But with budgets now tight, he said, the cost of moving equipment around has to be balanced with mission priorities – not to mention other fiscal requirements for personnel, readiness and modernization.
While moving a tank from Riley to Bliss is costly, the cost to retrograde a mine-resistant, ambush-protected vehicle, or MRAP, from Afghanistan to the U.S. is much greater, he said.
In many cases, it’s simply too costly to bring such equipment back home. Instead, it’s less expensive to simply destroy that equipment in theater and then leave it there as scrap. Money is instead spent to retrograde more-needed equipment.
Once an MRAP or other gear is deemed too expensive to ship, “the law says ‘where is, as is,'” Ferrari said. That means that other nations that want the equipment can have it, but they’ve got to move it from Afghanistan and take it in the condition it’s in.
There have been a number of inquiries from allies and coalition partners about excess inventory, Ferrari said. But once those allies figured how much it would cost to bring it out of Afghanistan and fix it up, they came to the same conclusion – it is not worth the cost.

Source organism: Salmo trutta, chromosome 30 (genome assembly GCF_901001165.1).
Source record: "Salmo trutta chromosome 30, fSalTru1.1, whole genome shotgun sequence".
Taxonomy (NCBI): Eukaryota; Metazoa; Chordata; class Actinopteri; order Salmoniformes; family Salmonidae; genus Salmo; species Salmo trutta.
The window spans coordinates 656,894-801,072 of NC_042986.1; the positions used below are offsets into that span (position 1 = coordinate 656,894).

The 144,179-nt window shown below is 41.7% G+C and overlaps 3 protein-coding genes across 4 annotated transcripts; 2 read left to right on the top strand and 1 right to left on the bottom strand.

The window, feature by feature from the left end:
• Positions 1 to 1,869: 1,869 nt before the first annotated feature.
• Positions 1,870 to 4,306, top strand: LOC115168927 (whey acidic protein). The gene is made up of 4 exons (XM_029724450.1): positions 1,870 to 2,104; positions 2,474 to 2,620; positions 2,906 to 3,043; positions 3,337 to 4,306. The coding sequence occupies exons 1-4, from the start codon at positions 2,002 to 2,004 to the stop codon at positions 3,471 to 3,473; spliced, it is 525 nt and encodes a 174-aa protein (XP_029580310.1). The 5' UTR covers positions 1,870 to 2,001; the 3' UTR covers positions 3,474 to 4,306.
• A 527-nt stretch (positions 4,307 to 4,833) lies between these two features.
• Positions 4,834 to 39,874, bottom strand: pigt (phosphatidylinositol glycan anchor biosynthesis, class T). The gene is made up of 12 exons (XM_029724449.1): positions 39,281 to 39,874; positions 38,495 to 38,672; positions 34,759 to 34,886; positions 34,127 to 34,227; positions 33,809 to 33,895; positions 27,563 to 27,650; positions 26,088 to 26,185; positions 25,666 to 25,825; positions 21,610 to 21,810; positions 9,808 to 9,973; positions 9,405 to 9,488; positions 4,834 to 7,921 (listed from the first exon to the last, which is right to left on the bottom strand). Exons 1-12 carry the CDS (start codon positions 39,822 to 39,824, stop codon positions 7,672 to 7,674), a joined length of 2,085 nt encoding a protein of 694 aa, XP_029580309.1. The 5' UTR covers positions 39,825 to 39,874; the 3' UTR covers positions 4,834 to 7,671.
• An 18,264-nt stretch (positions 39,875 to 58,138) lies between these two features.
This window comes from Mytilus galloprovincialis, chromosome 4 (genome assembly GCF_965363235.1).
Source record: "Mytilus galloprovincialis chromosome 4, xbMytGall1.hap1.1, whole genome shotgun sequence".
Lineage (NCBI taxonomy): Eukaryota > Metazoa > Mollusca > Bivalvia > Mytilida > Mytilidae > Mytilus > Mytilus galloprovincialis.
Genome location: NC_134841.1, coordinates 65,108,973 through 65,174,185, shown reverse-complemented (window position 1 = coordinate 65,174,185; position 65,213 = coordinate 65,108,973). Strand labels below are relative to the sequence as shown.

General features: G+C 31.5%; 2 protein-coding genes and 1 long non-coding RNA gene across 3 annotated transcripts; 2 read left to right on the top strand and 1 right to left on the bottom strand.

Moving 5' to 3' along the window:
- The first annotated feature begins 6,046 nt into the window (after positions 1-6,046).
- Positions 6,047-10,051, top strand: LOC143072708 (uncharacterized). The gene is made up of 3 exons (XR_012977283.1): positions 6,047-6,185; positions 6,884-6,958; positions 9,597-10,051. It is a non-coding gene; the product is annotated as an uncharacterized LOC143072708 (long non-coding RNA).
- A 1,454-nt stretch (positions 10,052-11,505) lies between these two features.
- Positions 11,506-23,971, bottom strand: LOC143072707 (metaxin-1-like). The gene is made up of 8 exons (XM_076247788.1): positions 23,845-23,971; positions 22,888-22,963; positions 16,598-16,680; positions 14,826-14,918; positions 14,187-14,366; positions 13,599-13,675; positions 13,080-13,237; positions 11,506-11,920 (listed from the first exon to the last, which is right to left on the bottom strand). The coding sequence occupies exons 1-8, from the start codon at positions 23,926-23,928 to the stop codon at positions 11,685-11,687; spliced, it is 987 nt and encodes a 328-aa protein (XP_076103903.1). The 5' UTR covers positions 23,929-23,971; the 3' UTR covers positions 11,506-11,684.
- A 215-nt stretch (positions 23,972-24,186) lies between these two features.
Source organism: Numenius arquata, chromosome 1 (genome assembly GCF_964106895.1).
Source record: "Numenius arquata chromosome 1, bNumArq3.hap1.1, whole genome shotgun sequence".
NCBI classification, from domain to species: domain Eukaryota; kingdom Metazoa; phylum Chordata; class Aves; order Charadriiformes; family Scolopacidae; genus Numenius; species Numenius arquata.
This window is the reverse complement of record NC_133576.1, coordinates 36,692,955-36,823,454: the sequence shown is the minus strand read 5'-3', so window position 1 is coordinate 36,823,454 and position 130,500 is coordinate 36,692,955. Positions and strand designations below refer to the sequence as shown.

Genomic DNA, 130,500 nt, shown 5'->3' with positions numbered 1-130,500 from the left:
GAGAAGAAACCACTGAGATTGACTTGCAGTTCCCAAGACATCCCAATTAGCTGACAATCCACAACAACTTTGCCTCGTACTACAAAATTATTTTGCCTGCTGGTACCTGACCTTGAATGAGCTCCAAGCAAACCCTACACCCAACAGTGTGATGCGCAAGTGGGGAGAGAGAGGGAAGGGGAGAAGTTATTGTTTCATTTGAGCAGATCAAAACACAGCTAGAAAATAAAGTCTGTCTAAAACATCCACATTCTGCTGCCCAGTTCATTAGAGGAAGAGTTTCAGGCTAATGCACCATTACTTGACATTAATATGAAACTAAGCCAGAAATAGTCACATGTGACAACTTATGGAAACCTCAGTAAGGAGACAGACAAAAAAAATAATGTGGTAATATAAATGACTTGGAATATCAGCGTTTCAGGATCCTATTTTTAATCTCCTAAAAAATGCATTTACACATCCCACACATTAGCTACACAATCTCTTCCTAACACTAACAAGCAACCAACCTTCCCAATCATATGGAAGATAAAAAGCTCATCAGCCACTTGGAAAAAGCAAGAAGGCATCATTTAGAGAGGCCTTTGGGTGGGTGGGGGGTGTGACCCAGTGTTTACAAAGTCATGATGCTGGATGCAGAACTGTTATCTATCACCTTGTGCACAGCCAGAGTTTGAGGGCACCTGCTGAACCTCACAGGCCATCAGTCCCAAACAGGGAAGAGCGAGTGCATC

As for the Afghans, Ferrari said they have their own equipment fleets. And an MRAP might not be a worthwhile addition for them, since they don’t have the spare parts and maintenance set up for that vehicle. He also said the Afghan mission requirements might not require an MRAP.
“We don’t want to leave Afghanistan like the Soviets did, with equipment strewn across the battlefield,” he said.
Equipment being moved out of Afghanistan now must first be “reset” back in the United States. That means it first goes to a depot to be overhauled or repaired before sending it to a receiving unit. There is a big price tag for that kind of repair, Ferrari said.
“We have to be very efficient and judicious as we move equipment around units, installations and Army components,” he said.
Calling the shots
Army Materiel Command, known as AMC, has been tasked with managing equipment distribution and redistribution. This is a big change, and a welcome one too, Ferrari said.
Prior to AMC’s role, equipping decisions were made from the Pentagon in a centralized, top-down fashion. Now with AMC being the lead materiel integrator, it’s a bottom-up approach based on using the commander’s intent for guidance, he said.
AMC uses the Lead Materiel Integrator Decision Support Tool containing equipment data from the field to inform its distribution and redistribution recommendations, Ferrari said.
Weightings or priorities are assigned to units and gear in determining what goes where. The model is dynamic, as new missions emerge. But for the most part, AMC attempts to anticipate what will be needed where and when.
Ferrari thinks it may take five or six years to sort out all the equipment needs.
With AMC taking the lead, Ferrari said he’s confident the Army is now on the right track with equipping the force.